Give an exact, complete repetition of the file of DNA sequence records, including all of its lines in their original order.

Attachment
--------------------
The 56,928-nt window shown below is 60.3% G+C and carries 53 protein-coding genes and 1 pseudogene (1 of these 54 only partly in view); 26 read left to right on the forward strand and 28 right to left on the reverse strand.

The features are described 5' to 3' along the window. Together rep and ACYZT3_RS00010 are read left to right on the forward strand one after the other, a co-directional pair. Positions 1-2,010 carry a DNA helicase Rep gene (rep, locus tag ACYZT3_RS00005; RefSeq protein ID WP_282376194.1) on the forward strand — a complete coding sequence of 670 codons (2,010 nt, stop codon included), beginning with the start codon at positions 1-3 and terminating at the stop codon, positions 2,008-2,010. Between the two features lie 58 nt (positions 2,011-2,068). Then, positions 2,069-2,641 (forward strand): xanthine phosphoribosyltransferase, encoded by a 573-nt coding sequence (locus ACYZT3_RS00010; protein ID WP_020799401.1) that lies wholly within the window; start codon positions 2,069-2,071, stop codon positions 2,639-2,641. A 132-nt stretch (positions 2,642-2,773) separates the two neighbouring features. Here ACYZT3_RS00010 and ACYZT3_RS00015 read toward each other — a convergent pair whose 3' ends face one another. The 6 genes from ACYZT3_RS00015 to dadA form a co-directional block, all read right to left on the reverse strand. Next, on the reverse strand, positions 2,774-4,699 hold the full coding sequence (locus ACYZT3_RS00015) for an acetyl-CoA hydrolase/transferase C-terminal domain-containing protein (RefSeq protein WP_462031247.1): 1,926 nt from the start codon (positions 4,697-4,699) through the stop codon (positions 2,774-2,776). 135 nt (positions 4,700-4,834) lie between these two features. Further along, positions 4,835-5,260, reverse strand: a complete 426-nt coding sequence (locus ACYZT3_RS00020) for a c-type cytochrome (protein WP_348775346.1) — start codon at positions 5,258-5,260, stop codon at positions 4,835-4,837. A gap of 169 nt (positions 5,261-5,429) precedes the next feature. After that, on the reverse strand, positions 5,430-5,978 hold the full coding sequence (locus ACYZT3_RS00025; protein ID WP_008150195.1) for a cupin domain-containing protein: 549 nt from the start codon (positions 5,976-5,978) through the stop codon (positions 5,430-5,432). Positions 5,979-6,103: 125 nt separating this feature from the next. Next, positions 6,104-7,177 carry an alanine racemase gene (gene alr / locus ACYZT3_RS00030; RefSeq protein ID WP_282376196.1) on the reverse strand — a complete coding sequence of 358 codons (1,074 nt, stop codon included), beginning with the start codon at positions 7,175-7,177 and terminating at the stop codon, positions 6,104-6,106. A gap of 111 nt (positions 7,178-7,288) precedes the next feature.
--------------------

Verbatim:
The 56,928-nt window shown below is 60.3% G+C and carries 53 protein-coding genes and 1 pseudogene (1 of these 54 only partly in view); 26 read left to right on the forward strand and 28 right to left on the reverse strand.

The features are described 5' to 3' along the window. Together rep and ACYZT3_RS00010 are read left to right on the forward strand one after the other, a co-directional pair. Positions 1-2,010 carry a DNA helicase Rep gene (rep, locus tag ACYZT3_RS00005; RefSeq protein ID WP_282376194.1) on the forward strand — a complete coding sequence of 670 codons (2,010 nt, stop codon included), beginning with the start codon at positions 1-3 and terminating at the stop codon, positions 2,008-2,010. Between the two features lie 58 nt (positions 2,011-2,068). Then, positions 2,069-2,641 (forward strand): xanthine phosphoribosyltransferase, encoded by a 573-nt coding sequence (locus ACYZT3_RS00010; protein ID WP_020799401.1) that lies wholly within the window; start codon positions 2,069-2,071, stop codon positions 2,639-2,641. A 132-nt stretch (positions 2,642-2,773) separates the two neighbouring features. Here ACYZT3_RS00010 and ACYZT3_RS00015 read toward each other — a convergent pair whose 3' ends face one another. The 6 genes from ACYZT3_RS00015 to dadA form a co-directional block, all read right to left on the reverse strand. Next, on the reverse strand, positions 2,774-4,699 hold the full coding sequence (locus ACYZT3_RS00015) for an acetyl-CoA hydrolase/transferase C-terminal domain-containing protein (RefSeq protein WP_462031247.1): 1,926 nt from the start codon (positions 4,697-4,699) through the stop codon (positions 2,774-2,776). 135 nt (positions 4,700-4,834) lie between these two features. Further along, positions 4,835-5,260, reverse strand: a complete 426-nt coding sequence (locus ACYZT3_RS00020) for a c-type cytochrome (protein WP_348775346.1) — start codon at positions 5,258-5,260, stop codon at positions 4,835-4,837. A gap of 169 nt (positions 5,261-5,429) precedes the next feature. After that, on the reverse strand, positions 5,430-5,978 hold the full coding sequence (locus ACYZT3_RS00025; protein ID WP_008150195.1) for a cupin domain-containing protein: 549 nt from the start codon (positions 5,976-5,978) through the stop codon (positions 5,430-5,432). Positions 5,979-6,103: 125 nt separating this feature from the next. Next, positions 6,104-7,177 carry an alanine racemase gene (gene alr / locus ACYZT3_RS00030; RefSeq protein ID WP_282376196.1) on the reverse strand — a complete coding sequence of 358 codons (1,074 nt, stop codon included), beginning with the start codon at positions 7,175-7,177 and terminating at the stop codon, positions 6,104-6,106. A gap of 111 nt (positions 7,178-7,288) precedes the next feature.